Originally published on Dec. 16, 2014
By Adam Weinstein
As recently reported in Reuters, Atlas Energy LP (NYSE:ATLS) has marketed itself to investors as a way to get into the U.S. energy boom, by contributing at least $25,000 in a private placement partnership that will drill for oil and gas in states such as Texas, Ohio, Oklahoma and Pennsylvania and share in revenues generated from the wells. Atlas Resources LLC, a subsidiary of the energy group, has filed documents with the SEC for Atlas Resources Series 34-2014 LP stating that it seeks to raise as much as $300 million by Dec. 31 of 2014. The deal sounds good when pitched: participate in investments where advances in drilling technology have turned previously inaccessible reservoirs of fossil fuels into potentially viable prospects and to boot Atlas will invest up to $145 million of its own capital alongside investors. Through this method and similar deals, oil and gas projects have issued nearly 4,000 private placements since 2008 seeking to raise as much as $122 billion.
But before you take the plunge, a review of Atlas’s offering memorandum reveals some red flags and given Atlas’ past failure rate, investors should think twice. First, up to $45 million of the money raised will be paid to Atlas affiliate Anthem Securities that will then be turned over to as commissions to broker-dealers who pitch the deal to investors. Up to $39 million more will be used to buy drilling leases from another affiliate. Think investors will get a fair price on the leases when Atlas controls both sides of the deal? More conflicts ahead as Atlas-affiliated suppliers may also get up to $53 million for buying drilling and transport equipment. Next, an additional $8 million of Atlas’s investment is a 15 percent markup on estimated equipment costs. Finally, Atlas will pay itself nearly $52 million in various other fees and markups.
In sum, at least 40% of Atlas’s $145 million investment alongside mom and pop goes right back to the company. In addition, Atlas’ profits don’t stop there, when the venture starts generating revenue Atlas is entitled to 33% before accounting for those payments and markups. In the end, not much of a risk at all for Atlas.
Atlas isn’t alone in this type of arrangement. When it comes to oil and gas private placements they tend to be structured so that the house always wins. Just like Wall Street likes it. And since Atlas has issued dozens of private placements similar to Atlas Resources Series 34-2014 LP, the company now has its marketing down to a science that includes: typical charges of between 15 to 20 percent in upfront fees from investors, while paying brokers an additional 10 percent of the total offering in sales commissions. Investors only get to see 65-70% of their capital actually put to work on oil and gas projects.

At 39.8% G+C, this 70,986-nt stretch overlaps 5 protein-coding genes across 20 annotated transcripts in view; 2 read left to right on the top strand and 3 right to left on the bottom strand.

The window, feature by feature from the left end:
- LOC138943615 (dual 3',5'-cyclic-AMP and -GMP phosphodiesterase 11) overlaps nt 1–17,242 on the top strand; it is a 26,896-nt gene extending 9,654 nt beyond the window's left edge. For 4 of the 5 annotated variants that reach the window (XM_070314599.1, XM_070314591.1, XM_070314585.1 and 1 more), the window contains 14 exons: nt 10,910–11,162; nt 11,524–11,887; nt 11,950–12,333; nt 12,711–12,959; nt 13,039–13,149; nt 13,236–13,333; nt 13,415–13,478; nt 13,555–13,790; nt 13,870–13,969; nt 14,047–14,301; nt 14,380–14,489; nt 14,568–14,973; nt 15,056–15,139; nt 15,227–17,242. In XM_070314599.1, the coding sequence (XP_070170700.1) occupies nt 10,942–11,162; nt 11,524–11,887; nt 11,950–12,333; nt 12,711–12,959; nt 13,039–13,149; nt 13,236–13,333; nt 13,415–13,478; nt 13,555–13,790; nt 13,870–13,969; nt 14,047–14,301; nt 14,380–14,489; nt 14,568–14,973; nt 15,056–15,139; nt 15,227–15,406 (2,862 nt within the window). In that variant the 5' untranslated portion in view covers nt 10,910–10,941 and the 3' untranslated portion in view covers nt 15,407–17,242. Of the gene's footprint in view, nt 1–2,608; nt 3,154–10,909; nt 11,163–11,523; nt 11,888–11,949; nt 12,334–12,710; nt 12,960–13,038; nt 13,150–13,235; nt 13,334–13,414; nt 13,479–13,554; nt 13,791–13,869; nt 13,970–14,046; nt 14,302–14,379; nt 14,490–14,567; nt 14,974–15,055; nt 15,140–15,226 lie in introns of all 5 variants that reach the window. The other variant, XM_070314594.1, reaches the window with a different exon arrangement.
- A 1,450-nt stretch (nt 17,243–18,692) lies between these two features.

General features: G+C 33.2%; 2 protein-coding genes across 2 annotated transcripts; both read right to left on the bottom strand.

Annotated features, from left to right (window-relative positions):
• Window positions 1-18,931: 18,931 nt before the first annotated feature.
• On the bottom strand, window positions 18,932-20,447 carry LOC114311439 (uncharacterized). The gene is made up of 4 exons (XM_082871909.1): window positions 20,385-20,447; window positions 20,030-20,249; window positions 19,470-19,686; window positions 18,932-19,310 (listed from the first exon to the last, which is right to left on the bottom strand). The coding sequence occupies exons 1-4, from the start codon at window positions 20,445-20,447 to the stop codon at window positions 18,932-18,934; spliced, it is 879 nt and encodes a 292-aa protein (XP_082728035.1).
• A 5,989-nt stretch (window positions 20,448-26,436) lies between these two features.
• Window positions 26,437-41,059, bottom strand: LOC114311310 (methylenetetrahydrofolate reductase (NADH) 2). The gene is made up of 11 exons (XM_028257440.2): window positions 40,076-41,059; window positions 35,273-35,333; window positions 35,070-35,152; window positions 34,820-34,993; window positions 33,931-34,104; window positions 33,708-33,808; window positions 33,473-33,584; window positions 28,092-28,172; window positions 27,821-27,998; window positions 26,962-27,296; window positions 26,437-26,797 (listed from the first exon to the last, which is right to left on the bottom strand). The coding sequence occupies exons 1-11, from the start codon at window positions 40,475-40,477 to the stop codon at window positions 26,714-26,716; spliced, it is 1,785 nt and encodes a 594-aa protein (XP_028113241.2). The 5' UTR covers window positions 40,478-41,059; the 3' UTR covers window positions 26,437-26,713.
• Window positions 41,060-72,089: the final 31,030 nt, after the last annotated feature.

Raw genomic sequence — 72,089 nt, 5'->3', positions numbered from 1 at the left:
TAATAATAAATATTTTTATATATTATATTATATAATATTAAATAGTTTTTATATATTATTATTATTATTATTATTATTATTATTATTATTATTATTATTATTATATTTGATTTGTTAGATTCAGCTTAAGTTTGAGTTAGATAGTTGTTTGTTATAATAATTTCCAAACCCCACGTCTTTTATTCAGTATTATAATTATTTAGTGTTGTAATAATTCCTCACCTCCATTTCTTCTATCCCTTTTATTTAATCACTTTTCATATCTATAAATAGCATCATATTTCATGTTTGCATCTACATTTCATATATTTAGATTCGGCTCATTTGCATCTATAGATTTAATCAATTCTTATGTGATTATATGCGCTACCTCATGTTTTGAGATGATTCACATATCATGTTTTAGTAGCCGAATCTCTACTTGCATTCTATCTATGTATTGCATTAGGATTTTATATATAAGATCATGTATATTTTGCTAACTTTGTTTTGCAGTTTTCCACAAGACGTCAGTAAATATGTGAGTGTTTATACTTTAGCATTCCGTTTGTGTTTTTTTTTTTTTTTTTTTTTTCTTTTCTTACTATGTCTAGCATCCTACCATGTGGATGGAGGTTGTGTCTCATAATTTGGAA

An analysis by Reuters shows how oil and gas projects have more in common with running profitable casinos than investments. Reuters found that in slightly more than half of 43 private placements Atlas issued over the past three decades investors lost money or just broke even. While investors lost in more than half of the deals in 29 or 67% of those deals, Atlas actually out-performed their own investors.
Till now we explored how the house seems more likely to win on these deals over investors. But beyond the inherent risks with speculating on oil and gas and unknown oil deposits, most investors don’t realize the deals are often unfair to investors. In a normal speculative investment, as the investment risk goes up, the investor demands greater rewards to compensate for the additional risk. However, with oil and gas private placements the risks are sky high and the rewards simply don’t match up.
In order to counter this criticism, issuers say that the tax benefits of their deals - where the investor can write off more than 90 percent of their initial outlay the year they make it - help defray the risk and increase the value proposition. First, the same tax advantage claims are often nominal compared to the principal risk of loss of the investment as seen by Puerto Rican investors in the UBS Bond Funds who have now seen their investments decline by 50% or more in some cases. Second, oftentimes brokers sell oil and gas investments indiscriminately to the young and old who have lower incomes and cannot take advantage of the tax benefits.
In fact, of the 28 people interviewed by Reuters who invested in deals from Atlas, Reef Oil & Gas Partners, Discovery Resources & Development LLC, and Black Diamond Energy Inc. 17 were retirees who had low tax burdens when the product was recommended to them.
By now you may be asking, how do these deals even get issued? First, the private placement market is very opaque. Issuers are only required to file a statement to exempt the security from registration and a few other details about the investment. Second, investors rely upon the brokerage industry’s due diligence on each issue they sell to ensure its suitability for investors. But many brokers use outside due-diligence firms that may be paid by the issuer, a conflict of interest, when evaluating deals. Indeed, some of the largest securities frauds in the private placement space have been the result of reliance on third-party due diligence.
Finally, brokers pitch oil and gas projects to investors as a way to generate monthly income and an alternative to traditional stocks and bonds. Given the recent collapse of the oil market it is likely that many of the oil and gas investments issued in recent years will end up unprofitable.